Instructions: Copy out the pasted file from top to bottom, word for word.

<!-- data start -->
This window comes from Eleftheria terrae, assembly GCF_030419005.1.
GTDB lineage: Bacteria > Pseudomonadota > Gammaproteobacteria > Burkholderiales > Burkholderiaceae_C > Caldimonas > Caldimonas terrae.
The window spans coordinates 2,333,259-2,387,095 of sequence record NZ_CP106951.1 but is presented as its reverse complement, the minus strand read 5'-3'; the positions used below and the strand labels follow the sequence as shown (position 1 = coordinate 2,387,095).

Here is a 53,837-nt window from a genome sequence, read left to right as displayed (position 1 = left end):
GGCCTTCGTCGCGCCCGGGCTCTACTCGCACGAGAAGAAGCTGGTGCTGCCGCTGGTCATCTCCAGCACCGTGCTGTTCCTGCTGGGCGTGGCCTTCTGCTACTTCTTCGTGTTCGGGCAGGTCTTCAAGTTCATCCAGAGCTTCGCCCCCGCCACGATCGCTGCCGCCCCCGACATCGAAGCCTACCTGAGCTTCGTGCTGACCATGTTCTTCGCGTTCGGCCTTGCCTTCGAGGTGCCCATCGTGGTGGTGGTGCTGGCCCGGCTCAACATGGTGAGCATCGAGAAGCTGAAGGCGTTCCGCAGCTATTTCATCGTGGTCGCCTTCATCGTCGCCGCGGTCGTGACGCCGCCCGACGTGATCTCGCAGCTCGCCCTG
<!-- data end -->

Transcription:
This window comes from Eleftheria terrae, assembly GCF_030419005.1.
GTDB lineage: Bacteria > Pseudomonadota > Gammaproteobacteria > Burkholderiales > Burkholderiaceae_C > Caldimonas > Caldimonas terrae.
The window spans coordinates 2,333,259-2,387,095 of sequence record NZ_CP106951.1 but is presented as its reverse complement, the minus strand read 5'-3'; the positions used below and the strand labels follow the sequence as shown (position 1 = coordinate 2,387,095).

Here is a 53,837-nt window from a genome sequence, read left to right as displayed (position 1 = left end):
GGCCTTCGTCGCGCCCGGGCTCTACTCGCACGAGAAGAAGCTGGTGCTGCCGCTGGTCATCTCCAGCACCGTGCTGTTCCTGCTGGGCGTGGCCTTCTGCTACTTCTTCGTGTTCGGGCAGGTCTTCAAGTTCATCCAGAGCTTCGCCCCCGCCACGATCGCTGCCGCCCCCGACATCGAAGCCTACCTGAGCTTCGTGCTGACCATGTTCTTCGCGTTCGGCCTTGCCTTCGAGGTGCCCATCGTGGTGGTGGTGCTGGCCCGGCTCAACATGGTGAGCATCGAGAAGCTGAAGGCGTTCCGCAGCTATTTCATCGTGGTCGCCTTCATCGTCGCCGCGGTCGTGACGCCGCCCGACGTGATCTCGCAGCTCGCCCTG